We had over 112 inches of snow in the Northeast this winter and I believe that I shoveled at least 109 of them!
Sadly, for most who suffer but fortunately for the chiropractors and drug stores in town, shoveling snow causes the highest incidence of lower back injury in colder climates.
When you think about it snow is heavy and a shovel has a long handle meaning that all the weight is very far away from the strong core stabilizing muscles in your body, the ones whose job it is to push, bend, lift and throw.
Despite your possiblly massive upper body strength it is a weaker, strained core that becomes the culprit and causes the damage.
By the end of February I had learned many a lesson and thinking that you may also be able to apply them to spring gardening I want to share them:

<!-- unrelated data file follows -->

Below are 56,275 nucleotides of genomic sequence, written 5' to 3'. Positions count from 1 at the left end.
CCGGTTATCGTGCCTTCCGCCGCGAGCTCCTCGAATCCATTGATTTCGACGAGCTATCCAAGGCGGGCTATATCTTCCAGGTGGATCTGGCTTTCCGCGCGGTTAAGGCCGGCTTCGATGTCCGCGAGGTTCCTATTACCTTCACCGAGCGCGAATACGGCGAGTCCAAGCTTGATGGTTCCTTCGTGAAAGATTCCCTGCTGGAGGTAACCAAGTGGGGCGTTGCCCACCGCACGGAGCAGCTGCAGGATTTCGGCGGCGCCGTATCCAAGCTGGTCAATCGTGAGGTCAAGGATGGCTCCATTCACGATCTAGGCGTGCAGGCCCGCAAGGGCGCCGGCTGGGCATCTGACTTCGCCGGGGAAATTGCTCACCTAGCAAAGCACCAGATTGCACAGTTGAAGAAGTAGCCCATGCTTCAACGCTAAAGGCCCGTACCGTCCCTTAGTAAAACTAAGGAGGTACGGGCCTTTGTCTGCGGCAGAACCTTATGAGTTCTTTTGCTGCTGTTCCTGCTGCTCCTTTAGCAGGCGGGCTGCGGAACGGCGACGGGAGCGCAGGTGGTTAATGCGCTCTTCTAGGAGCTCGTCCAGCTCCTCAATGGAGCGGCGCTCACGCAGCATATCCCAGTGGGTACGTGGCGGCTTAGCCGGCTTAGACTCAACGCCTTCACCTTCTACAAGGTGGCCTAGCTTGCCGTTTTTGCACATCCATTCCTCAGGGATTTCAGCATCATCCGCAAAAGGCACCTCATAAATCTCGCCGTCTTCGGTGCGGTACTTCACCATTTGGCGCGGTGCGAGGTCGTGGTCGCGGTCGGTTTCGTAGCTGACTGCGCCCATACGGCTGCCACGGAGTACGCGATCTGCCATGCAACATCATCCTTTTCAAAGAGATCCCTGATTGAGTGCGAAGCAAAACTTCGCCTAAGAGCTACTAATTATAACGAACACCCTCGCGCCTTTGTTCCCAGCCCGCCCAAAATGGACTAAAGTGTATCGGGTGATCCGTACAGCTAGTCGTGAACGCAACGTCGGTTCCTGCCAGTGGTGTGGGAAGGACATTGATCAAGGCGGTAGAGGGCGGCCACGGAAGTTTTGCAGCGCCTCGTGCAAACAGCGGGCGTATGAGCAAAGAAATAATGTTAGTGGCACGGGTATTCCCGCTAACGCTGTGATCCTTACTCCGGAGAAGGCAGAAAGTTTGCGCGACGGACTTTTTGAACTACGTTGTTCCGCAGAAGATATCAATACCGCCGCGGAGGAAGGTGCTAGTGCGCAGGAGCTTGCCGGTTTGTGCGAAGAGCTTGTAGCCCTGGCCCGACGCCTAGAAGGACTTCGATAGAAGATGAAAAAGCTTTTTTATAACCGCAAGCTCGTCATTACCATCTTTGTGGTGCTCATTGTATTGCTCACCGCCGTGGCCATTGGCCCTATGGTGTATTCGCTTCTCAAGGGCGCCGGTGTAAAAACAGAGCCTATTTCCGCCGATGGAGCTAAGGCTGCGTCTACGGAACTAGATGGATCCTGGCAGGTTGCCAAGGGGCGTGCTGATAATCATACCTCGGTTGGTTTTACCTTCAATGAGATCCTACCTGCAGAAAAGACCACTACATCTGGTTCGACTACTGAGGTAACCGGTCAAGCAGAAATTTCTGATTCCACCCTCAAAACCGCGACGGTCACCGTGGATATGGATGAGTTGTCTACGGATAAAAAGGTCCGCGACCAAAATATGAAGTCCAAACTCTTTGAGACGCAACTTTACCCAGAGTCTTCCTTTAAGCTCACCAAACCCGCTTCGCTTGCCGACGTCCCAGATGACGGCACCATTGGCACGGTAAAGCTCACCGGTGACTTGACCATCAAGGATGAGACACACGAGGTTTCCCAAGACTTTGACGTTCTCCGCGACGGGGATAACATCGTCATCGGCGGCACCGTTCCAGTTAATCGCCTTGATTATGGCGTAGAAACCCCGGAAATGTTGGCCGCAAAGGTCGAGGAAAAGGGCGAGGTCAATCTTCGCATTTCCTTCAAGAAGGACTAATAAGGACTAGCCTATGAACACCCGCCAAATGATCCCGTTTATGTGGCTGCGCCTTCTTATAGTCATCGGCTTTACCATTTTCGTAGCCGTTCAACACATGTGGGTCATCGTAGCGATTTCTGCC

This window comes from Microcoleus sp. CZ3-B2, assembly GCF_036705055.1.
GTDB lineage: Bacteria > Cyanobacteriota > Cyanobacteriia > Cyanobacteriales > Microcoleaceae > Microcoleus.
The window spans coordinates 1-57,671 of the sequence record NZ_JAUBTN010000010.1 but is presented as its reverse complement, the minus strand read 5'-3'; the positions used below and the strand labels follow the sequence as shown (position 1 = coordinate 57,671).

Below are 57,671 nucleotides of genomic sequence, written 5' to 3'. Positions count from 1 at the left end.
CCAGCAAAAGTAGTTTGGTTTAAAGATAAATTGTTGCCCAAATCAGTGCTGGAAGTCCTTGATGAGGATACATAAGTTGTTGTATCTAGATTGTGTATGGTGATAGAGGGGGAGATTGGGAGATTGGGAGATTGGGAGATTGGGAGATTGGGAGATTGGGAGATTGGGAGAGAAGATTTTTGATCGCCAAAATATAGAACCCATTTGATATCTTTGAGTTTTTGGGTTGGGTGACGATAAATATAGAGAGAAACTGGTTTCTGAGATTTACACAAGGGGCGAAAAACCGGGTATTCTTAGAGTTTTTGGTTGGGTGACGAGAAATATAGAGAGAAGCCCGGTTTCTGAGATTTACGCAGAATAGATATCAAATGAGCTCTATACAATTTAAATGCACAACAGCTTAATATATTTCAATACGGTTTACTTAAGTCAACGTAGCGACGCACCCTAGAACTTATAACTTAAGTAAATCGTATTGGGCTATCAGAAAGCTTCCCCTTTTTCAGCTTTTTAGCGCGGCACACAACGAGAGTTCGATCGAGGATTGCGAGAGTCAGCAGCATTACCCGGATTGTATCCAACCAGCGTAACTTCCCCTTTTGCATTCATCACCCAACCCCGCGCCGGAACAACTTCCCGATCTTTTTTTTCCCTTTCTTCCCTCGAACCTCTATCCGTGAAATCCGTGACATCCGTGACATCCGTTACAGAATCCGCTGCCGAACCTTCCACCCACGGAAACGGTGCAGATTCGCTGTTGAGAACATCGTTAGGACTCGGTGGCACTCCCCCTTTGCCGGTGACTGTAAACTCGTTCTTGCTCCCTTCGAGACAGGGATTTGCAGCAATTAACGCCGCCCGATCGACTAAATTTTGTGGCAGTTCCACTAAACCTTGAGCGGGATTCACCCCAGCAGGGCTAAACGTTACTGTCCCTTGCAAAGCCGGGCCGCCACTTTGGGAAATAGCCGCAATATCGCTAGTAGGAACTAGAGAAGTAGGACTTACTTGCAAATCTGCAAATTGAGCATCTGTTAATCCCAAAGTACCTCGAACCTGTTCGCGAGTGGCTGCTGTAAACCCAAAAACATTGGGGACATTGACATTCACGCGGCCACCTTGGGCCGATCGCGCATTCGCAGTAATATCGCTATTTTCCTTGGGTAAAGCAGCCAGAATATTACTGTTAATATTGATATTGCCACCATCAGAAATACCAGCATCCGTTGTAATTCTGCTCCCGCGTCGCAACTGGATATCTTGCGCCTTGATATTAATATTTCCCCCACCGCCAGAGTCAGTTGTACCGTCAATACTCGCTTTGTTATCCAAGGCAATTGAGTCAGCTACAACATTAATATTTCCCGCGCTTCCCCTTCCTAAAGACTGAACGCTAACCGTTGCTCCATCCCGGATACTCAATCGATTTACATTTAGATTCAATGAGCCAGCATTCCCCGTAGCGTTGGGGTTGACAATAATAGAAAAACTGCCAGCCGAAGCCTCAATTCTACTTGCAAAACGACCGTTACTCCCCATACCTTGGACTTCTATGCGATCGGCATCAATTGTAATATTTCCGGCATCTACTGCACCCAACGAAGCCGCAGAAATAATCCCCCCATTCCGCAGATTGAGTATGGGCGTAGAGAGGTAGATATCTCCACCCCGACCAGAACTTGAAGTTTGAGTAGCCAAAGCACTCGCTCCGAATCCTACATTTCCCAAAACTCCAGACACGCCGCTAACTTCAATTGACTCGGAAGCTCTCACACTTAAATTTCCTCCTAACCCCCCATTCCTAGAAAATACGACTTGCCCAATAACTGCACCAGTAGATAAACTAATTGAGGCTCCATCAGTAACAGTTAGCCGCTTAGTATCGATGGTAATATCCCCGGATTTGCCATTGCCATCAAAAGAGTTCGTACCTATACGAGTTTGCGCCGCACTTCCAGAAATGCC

* Start early and shovel frequently to prevent heavy build up
* Change hands every 3 bends to prevent repetitive stress on one side
* Shorten the length of the shovel you use to "shorten the lever" which makes the lifting easier.
* Use a strong but light shovel
* Use a metal shovel and avoid lifting by push the snow equally with both sides of your body to a designated depository
* Jump for 10 minutes on your AeroPilates reformer to ensure that your muscles are warm before you brave the cold temps and grueling task.
* Pace yourself
* When you lift make sure you bend your knees to squat with your feet apart and keep your back straight.
* Lift with your legs and do not bend at the waist
* Try to throw the snow in front and not to the side to avoid a twisting injury.
* Strengthen your core on your AeroPilates reformer with the daily Hundred,
* Lengthen your hamstrings with a daily Elephant series to keep your lower back free
* Strengthen your obliques with the Mermaid
* Pay attention to how you sit or drive to maintain a neutral spine and keep your postural muscles strong